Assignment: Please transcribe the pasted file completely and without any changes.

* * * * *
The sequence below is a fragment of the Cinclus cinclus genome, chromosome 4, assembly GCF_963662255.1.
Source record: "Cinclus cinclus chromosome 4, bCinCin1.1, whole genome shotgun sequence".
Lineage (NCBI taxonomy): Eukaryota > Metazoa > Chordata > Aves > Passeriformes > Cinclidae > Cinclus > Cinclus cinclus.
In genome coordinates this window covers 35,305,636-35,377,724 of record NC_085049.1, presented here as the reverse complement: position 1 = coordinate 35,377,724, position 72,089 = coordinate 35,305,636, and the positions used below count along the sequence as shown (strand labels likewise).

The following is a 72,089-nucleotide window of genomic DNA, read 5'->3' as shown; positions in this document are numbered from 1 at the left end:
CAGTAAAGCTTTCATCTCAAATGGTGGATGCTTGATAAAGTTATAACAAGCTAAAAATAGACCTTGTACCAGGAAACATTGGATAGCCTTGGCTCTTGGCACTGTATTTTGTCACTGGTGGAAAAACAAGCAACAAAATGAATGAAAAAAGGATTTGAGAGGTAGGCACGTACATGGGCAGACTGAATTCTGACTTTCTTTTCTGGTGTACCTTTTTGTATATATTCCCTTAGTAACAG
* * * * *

The sequence below is a fragment of the Cinclus cinclus genome, chromosome 4, assembly GCF_963662255.1.
Source record: "Cinclus cinclus chromosome 4, bCinCin1.1, whole genome shotgun sequence".
Lineage (NCBI taxonomy): Eukaryota > Metazoa > Chordata > Aves > Passeriformes > Cinclidae > Cinclus > Cinclus cinclus.
In genome coordinates this window covers 35,305,636-35,377,724 of record NC_085049.1, presented here as the reverse complement: position 1 = coordinate 35,377,724, position 72,089 = coordinate 35,305,636, and the positions used below count along the sequence as shown (strand labels likewise).

The following is a 72,089-nucleotide window of genomic DNA, read 5'->3' as shown; positions in this document are numbered from 1 at the left end:
CAGTAAAGCTTTCATCTCAAATGGTGGATGCTTGATAAAGTTATAACAAGCTAAAAATAGACCTTGTACCAGGAAACATTGGATAGCCTTGGCTCTTGGCACTGTATTTTGTCACTGGTGGAAAAACAAGCAACAAAATGAATGAAAAAAGGATTTGAGAGGTAGGCACGTACATGGGCAGACTGAATTCTGACTTTCTTTTCTGGTGTACCTTTTTGTATATATTCCCTTAGTAACAG